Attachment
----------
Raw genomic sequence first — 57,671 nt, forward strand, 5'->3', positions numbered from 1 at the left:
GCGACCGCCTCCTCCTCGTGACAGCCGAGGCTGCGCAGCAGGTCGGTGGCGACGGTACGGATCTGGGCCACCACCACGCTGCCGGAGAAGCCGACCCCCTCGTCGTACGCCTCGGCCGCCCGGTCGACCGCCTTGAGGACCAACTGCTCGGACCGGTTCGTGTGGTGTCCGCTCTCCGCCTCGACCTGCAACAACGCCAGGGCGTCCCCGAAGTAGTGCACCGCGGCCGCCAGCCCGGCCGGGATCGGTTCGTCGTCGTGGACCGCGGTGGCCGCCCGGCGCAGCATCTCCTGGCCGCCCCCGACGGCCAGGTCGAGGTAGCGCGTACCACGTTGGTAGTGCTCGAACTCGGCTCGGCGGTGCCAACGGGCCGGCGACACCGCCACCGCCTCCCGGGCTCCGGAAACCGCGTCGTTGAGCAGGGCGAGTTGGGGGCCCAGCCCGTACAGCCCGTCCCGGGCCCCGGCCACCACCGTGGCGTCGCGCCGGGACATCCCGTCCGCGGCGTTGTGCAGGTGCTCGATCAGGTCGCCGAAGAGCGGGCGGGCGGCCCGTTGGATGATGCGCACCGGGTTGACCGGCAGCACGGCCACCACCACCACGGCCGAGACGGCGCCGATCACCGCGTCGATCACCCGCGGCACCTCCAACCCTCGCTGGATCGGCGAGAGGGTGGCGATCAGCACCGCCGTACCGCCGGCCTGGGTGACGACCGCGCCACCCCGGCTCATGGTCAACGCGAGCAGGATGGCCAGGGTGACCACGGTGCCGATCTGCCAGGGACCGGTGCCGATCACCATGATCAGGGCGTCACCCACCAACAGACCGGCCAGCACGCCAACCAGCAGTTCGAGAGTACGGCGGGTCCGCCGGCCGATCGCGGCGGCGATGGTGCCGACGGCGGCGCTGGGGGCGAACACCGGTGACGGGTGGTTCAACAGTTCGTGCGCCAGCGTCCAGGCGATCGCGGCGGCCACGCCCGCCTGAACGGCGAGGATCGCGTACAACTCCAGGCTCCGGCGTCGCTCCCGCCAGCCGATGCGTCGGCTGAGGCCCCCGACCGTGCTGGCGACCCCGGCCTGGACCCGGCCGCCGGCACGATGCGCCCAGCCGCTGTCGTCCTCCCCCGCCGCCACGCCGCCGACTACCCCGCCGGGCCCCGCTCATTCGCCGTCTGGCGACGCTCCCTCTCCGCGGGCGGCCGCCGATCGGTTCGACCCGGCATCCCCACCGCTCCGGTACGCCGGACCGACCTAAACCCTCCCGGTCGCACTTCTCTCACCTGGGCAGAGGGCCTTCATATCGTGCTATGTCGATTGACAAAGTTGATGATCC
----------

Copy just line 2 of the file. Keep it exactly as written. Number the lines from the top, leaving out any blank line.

GCGACCGCCTCCTCCTCGTGACAGCCGAGGCTGCGCAGCAGGTCGGTGGCGACGGTACGGATCTGGGCCACCACCACGCTGCCGGAGAAGCCGACCCCCTCGTCGTACGCCTCGGCCGCCCGGTCGACCGCCTTGAGGACCAACTGCTCGGACCGGTTCGTGTGGTGTCCGCTCTCCGCCTCGACCTGCAACAACGCCAGGGCGTCCCCGAAGTAGTGCACCGCGGCCGCCAGCCCGGCCGGGATCGGTTCGTCGTCGTGGACCGCGGTGGCCGCCCGGCGCAGCATCTCCTGGCCGCCCCCGACGGCCAGGTCGAGGTAGCGCGTACCACGTTGGTAGTGCTCGAACTCGGCTCGGCGGTGCCAACGGGCCGGCGACACCGCCACCGCCTCCCGGGCTCCGGAAACCGCGTCGTTGAGCAGGGCGAGTTGGGGGCCCAGCCCGTACAGCCCGTCCCGGGCCCCGGCCACCACCGTGGCGTCGCGCCGGGACATCCCGTCCGCGGCGTTGTGCAGGTGCTCGATCAGGTCGCCGAAGAGCGGGCGGGCGGCCCGTTGGATGATGCGCACCGGGTTGACCGGCAGCACGGCCACCACCACCACGGCCGAGACGGCGCCGATCACCGCGTCGATCACCCGCGGCACCTCCAACCCTCGCTGGATCGGCGAGAGGGTGGCGATCAGCACCGCCGTACCGCCGGCCTGGGTGACGACCGCGCCACCCCGGCTCATGGTCAACGCGAGCAGGATGGCCAGGGTGACCACGGTGCCGATCTGCCAGGGACCGGTGCCGATCACCATGATCAGGGCGTCACCCACCAACAGACCGGCCAGCACGCCAACCAGCAGTTCGAGAGTACGGCGGGTCCGCCGGCCGATCGCGGCGGCGATGGTGCCGACGGCGGCGCTGGGGGCGAACACCGGTGACGGGTGGTTCAACAGTTCGTGCGCCAGCGTCCAGGCGATCGCGGCGGCCACGCCCGCCTGAACGGCGAGGATCGCGTACAACTCCAGGCTCCGGCGTCGCTCCCGCCAGCCGATGCGTCGGCTGAGGCCCCCGACCGTGCTGGCGACCCCGGCCTGGACCCGGCCGCCGGCACGATGCGCCCAGCCGCTGTCGTCCTCCCCCGCCGCCACGCCGCCGACTACCCCGCCGGGCCCCGCTCATTCGCCGTCTGGCGACGCTCCCTCTCCGCGGGCGGCCGCCGATCGGTTCGACCCGGCATCCCCACCGCTCCGGTACGCCGGACCGACCTAAACCCTCCCGGTCGCACTTCTCTCACCTGGGCAGAGGGCCTTCATATCGTGCTATGTCGATTGACAAAGTTGATGATCC